Control Theory in Today’s Society

While many theories have been established through the years, the Control Theory established and researched by Michael Gottfredson and Travis Hirschi in 1990 has inspired a large amount of research and proposed the most likely reason that people commit crimes. In addition to their initial theory, Harold Grasmick also presented another facet, the Self- Control Theory, claiming that people commit crimes simply because they lack the capacity to use self- control.
These theories are both considered psychological theories, involving the way the human mind works in relevance to crime and the choice to commit crime. It is apparent in several past criminal cases that lack of self- control has been the leading factor in the criminal act. (Hay & Forrest, 2009) Gottfredson and Hirschi asked the question, “What is Crime? ” and thus began to research the theories associated with crime and what drives people to commit criminal acts.
Nearly all crimes, they concluded, are mundane, simple, trivial, easy acts aimed at satisfying desires of the moment. (Schmalleger, 2009) For example, a young child steals a candy bar from the local convenience store, simply because he wants the candy bar; this is not a violent or large- scale criminal act, but is still a violation of the law. The general theory of crime asserts that the operation of a single mechanism low self- control, accounts for “all crime, at all times”; including acts ranging from vandalism to homicide, from rape to white- collar crime.

A person’s likelihood to engage in criminal activity or not can supposedly be explained through low self-control, the same way high self-control explains an individual’s tendencies of conforming to social norms and laws. (Gottfredson & Hirschi, 1990) Thus, some people have a lasting tendency to ignore the long term consequences of their behavior. These people tend to be impulsive, reckless, and self- centered. Crime is the end result of their tendencies. (Schmalleger, 2009)
The Control Theory is considered a theory and not a perspective since it is not Gottfredson and Hirschi’s opinion, it is a theory that they proposed towards the rationality of crime and why people commit crimes. Several researchers, including K. A. Snedker and J. R. Herting have sought out to see the impact of youth and learning, their affect on self- control on children, as young as seven years of age. Different levels of social control and the culture the children are raised in often seem to have an effect on their personal level of self- control.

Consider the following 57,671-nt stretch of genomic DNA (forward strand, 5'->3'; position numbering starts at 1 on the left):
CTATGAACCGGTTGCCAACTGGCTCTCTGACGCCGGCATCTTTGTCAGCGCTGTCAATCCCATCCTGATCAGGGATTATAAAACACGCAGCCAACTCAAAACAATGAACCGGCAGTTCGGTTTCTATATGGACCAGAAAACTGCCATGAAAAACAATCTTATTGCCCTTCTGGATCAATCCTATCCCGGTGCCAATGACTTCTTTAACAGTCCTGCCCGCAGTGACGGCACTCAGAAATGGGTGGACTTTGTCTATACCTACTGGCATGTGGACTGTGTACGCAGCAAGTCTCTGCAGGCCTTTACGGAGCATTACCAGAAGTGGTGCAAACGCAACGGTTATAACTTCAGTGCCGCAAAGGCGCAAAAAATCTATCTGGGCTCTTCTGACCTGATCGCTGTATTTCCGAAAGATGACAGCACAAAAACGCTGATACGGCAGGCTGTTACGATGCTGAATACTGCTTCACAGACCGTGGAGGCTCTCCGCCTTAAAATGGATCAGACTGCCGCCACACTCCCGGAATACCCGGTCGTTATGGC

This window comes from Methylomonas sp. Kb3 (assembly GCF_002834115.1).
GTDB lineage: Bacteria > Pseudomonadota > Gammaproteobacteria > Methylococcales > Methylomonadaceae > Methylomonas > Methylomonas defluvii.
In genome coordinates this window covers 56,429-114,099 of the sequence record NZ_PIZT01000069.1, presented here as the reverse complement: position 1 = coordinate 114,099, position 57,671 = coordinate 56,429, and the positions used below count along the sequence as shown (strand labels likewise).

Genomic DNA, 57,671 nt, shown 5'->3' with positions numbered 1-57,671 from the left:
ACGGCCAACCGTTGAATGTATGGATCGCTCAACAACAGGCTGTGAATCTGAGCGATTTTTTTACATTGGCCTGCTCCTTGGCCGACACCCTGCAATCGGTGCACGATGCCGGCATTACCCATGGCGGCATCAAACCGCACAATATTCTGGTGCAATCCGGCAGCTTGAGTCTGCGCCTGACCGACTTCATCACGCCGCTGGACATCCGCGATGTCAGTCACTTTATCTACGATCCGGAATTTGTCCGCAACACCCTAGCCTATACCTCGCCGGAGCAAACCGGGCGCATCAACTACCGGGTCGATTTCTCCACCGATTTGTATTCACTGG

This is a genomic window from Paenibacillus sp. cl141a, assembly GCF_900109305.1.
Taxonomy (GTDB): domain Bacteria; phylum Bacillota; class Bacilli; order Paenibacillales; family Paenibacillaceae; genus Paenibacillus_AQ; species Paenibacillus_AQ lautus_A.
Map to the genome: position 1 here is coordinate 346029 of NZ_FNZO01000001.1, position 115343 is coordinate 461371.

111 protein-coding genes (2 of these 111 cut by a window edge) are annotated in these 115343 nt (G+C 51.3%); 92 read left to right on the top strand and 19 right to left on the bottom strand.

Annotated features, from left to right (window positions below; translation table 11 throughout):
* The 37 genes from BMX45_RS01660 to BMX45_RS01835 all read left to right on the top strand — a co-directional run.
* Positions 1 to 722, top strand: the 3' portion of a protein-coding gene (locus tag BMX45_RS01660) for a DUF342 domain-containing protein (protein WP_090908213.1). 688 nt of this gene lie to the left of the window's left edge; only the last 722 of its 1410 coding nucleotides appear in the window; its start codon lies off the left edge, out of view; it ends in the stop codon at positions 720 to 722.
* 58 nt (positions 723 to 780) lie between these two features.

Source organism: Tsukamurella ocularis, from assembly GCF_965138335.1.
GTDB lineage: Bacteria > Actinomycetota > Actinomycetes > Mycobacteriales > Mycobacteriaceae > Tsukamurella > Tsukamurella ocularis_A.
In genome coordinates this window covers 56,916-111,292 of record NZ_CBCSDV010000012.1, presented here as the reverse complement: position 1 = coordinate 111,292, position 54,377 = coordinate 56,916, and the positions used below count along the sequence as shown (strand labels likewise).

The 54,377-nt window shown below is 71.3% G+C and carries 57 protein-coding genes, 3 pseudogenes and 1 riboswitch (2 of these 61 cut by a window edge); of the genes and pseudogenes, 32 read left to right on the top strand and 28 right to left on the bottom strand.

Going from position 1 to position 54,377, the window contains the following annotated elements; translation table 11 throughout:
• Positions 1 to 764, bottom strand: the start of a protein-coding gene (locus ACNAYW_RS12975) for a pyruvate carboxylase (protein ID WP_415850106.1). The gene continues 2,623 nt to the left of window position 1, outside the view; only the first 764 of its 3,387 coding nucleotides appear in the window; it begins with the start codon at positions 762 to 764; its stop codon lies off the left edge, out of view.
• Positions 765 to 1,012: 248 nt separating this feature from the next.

In the study performed, the majority of the children that were exposed to behavior with “good” children often ended up having higher levels of self- control, and appeared less likely to behave in criminal behavior. However, the children that were associated with delinquent peers for large amounts of time were seen to have lower levels of self- control, and were also more likely to take part in deviant behavior with said peers. (Snedker & Herting, 2004) It can also be asserted that serial killers generally have a lack of self- control.
In the case of Aileen Wuornos, who is labeled as the first know female serial killer in the Western world. The original theory of Gottredson and Hirschi can be used to explain why Aileen had the specific experiences she did, and committed such a large number of crimes. She even went so far as to state that, “murder was merely her solution to the problem as it presented itself on those seven occasions. ” This clearly indicates one of the facets of the self- control theory, that criminals will do whatever necessary in the present situation, for self- gratification or other reasons.
While Wuornos claims that she killed seven men in self- defense because they were raping her, she was subsequently convicted of murder and sent to death row. (Adams, 2009) The facts of Aileen Wuornos’ childhood have not be confirmed, but she admitted to smoking, drinking, irresponsible sex (she earned money as a prostitute), all at a fairly young age. These behaviors follow Gottredson and Hirschi’s exact assertions that those involved in criminal activity often start exhibiting short- term gratification at a young age.